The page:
Mortgage Rates in Free-Fall: 4 Things You Need to Know

Freddie Mac said Thursday that rates haven't been this low since 2004.

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Continuing their downward slide, 30-year fixed mortgage rates have hit 4½-year lows, government-controlled mortgage finance giant Freddie Mac said Thursday:

From MarketWatch:

The 30-year fixed-rate average was 5.47% with an average 0.7 point for the week ending Dec. 11, down from 5.53% a week ago. Last year the average was 6.11%.The 30-year average has not been lower since March 25, 2004, when it averaged 5.4%, Freddie Mac said.

Here are four things you should know about this development:

1. What's driving rates lower? A number of factors have combined to push mortgage rates lower. Inflationary pressures have moderated. The jittery stock market and gloomy economic outlook has triggered a flight to quality, which has worked to drive down yields on 10-year treasuries. In addition, the government's recent announcement that it would buy up hundreds of billions of dollars in Fannie and Freddie debt and mortgage-backed securities—and might even start purchasing long-term treasuries directly—has greased the downward slide.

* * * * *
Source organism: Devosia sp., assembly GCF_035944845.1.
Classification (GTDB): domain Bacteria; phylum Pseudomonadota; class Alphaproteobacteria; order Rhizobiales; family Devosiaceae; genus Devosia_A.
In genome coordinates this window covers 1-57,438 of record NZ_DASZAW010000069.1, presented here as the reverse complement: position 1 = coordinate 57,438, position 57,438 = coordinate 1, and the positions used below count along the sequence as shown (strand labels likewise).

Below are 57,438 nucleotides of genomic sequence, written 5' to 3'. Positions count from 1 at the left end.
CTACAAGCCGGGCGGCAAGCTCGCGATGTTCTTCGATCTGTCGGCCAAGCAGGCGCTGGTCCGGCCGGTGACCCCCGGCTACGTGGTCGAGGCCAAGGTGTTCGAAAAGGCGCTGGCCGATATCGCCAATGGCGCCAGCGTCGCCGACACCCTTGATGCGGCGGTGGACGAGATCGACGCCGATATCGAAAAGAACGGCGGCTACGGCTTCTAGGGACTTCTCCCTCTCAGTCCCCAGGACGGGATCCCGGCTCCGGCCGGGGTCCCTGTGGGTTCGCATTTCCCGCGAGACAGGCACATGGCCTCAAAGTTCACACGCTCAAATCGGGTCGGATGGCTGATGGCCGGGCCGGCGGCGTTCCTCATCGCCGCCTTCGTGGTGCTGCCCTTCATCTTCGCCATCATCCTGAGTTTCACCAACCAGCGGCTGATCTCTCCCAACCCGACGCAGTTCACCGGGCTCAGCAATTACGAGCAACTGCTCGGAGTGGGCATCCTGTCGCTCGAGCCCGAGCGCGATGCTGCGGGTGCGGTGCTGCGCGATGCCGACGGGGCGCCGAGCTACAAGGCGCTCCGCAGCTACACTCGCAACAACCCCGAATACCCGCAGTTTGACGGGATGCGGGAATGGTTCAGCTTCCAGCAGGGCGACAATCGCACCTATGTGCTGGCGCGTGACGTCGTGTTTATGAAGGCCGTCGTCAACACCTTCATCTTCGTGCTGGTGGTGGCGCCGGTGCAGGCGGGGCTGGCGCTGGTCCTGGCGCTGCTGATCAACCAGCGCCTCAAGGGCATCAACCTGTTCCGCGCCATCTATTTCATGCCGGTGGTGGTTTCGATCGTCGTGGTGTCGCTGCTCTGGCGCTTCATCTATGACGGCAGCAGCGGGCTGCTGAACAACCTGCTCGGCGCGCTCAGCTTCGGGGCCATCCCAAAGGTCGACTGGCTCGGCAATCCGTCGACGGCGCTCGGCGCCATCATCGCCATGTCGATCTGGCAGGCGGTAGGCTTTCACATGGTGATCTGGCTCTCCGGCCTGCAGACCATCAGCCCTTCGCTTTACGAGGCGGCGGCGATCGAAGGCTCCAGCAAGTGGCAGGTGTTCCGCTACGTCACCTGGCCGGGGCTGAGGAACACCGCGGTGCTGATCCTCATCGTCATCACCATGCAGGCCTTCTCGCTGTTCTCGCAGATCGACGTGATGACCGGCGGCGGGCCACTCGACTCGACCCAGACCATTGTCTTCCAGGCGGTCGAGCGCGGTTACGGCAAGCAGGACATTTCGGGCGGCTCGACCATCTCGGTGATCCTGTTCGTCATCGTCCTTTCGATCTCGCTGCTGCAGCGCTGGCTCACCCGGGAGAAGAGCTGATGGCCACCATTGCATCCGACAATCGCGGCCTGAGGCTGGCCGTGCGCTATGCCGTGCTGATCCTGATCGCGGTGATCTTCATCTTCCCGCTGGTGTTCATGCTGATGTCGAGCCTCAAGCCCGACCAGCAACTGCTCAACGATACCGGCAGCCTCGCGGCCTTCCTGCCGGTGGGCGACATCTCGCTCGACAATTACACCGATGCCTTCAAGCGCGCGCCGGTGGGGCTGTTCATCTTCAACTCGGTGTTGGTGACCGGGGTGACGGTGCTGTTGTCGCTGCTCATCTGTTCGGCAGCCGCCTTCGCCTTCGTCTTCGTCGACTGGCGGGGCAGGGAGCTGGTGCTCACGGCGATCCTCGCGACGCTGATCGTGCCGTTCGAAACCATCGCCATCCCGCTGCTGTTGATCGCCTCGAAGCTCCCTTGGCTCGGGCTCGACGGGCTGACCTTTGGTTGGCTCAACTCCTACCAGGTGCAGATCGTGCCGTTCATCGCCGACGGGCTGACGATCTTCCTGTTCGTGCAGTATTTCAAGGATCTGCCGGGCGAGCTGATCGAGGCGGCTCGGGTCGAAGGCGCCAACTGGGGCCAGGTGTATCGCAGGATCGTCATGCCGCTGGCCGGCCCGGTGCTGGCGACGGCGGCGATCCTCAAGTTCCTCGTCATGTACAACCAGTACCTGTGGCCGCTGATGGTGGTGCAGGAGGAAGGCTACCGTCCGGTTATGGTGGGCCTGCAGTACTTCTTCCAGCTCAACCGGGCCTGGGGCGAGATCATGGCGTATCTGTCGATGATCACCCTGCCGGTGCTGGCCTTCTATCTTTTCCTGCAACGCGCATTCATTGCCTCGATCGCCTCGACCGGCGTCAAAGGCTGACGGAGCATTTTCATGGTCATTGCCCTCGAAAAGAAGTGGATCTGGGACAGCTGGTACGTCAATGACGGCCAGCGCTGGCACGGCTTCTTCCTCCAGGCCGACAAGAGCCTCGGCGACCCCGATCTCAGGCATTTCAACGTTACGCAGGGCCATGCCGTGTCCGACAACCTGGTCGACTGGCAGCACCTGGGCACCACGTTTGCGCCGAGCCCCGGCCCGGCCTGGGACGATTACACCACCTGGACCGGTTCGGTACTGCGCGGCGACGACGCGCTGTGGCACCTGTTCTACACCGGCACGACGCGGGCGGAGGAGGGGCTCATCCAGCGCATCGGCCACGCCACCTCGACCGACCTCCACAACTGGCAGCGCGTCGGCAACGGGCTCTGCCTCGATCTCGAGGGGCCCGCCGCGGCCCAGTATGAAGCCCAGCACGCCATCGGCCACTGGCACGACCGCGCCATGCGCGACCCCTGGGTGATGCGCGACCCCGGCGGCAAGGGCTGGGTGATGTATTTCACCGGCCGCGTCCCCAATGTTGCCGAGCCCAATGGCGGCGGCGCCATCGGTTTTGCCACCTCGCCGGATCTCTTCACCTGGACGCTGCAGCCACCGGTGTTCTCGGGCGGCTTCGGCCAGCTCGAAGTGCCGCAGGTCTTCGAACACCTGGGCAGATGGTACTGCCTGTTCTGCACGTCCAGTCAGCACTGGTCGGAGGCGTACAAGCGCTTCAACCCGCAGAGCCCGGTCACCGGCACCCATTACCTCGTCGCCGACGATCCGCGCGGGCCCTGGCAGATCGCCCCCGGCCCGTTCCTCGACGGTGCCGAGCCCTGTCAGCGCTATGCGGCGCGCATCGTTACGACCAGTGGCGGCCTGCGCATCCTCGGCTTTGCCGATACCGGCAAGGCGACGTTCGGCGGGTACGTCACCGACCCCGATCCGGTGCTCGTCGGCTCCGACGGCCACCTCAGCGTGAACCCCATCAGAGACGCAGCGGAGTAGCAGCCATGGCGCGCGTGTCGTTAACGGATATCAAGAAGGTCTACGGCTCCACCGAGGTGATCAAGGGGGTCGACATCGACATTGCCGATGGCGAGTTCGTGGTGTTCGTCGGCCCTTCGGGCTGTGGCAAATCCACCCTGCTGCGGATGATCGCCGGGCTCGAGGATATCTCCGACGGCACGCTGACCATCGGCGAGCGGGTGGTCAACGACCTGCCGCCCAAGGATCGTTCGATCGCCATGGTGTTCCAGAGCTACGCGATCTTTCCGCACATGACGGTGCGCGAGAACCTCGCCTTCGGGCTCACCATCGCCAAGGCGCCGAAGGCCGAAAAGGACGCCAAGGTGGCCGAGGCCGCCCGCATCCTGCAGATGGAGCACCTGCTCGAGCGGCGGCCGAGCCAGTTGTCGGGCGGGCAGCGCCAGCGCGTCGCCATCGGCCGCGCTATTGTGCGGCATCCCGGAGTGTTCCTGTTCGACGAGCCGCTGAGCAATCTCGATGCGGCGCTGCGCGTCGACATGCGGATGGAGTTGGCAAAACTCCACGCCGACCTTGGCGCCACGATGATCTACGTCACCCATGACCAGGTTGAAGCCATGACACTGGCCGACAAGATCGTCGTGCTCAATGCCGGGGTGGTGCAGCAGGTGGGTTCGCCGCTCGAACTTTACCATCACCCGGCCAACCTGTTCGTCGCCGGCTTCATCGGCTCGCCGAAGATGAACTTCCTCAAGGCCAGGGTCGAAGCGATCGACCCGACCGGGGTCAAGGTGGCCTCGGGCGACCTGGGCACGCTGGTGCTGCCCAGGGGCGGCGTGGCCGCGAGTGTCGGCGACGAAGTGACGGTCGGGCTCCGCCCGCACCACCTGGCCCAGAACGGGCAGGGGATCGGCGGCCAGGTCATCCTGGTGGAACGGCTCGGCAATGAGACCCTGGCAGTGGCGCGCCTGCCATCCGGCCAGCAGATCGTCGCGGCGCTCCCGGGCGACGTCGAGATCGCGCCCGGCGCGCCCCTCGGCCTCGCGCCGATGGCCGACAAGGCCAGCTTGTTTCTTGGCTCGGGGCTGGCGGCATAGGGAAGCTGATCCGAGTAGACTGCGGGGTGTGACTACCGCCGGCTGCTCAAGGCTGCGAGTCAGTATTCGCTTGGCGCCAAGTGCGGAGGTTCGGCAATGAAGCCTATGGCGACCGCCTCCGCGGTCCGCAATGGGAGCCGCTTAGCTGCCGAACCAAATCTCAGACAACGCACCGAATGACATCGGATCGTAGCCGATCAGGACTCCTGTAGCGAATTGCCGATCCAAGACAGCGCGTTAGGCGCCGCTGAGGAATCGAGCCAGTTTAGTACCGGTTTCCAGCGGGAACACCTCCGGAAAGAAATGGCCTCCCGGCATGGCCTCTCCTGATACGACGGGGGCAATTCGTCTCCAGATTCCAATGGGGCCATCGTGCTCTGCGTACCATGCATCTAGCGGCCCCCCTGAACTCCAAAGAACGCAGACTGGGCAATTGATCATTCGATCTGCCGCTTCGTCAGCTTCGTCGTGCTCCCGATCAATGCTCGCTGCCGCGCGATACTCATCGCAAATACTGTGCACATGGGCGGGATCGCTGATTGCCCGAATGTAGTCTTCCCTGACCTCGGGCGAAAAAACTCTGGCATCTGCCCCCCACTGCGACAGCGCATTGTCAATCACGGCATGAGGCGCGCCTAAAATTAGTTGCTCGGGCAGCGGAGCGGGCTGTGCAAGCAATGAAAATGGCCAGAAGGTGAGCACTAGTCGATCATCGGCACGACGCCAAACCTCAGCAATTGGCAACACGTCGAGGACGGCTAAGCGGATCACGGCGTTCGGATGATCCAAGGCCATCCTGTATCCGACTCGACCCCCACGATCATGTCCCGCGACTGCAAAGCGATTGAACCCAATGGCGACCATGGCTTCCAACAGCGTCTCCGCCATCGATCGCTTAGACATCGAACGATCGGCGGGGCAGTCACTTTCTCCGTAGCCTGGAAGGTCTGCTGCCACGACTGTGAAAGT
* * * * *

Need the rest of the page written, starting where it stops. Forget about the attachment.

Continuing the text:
2. Will rates jump back up? Sure, rates may rise from these extremely depressed levels, but they are likely to remain attractive for months, Weiss Research real estate analyst Mike Larson told me recently. "This is a lot less of a situation where you've got a temporary spike lower that if you don't get out the door in 48 hours, these rates are going to be gone," Larson said. "This is more of a longer lasting trend where—sure, you will see some fluctuations—but that the trend in rates is probably lower for a number of months." So if you're looking to buy or refinance, you shouldn't feel like you've got to get your lender on the horn immediately.

3. Where will rates finish the year? Keith Gumbinger of HSH Associates recently told me he expects 30-year fixed mortgage rates to open the New Year at around 5½ percent and drift upwards to end 2009 somewhere between 6 and 6¼ percent. If correct, that means 2009 will be a year of very attractive mortgage rates.

4. Will this be a big boost to the housing market? Not as big as you might think. Lower rates will certainly enable some adjustable-rate borrowers to refinance into more affordable, fixed-rate home loans. But the borrowers who are in the most desperate need of refinancing have negative equity and will therefore be unable to do so. In addition, tighter lending standards will prevent many would-be home purchasers from obtaining the most attractive financing. So while lower rates will indeed help generate housing demand, this development should not be considered a game changer.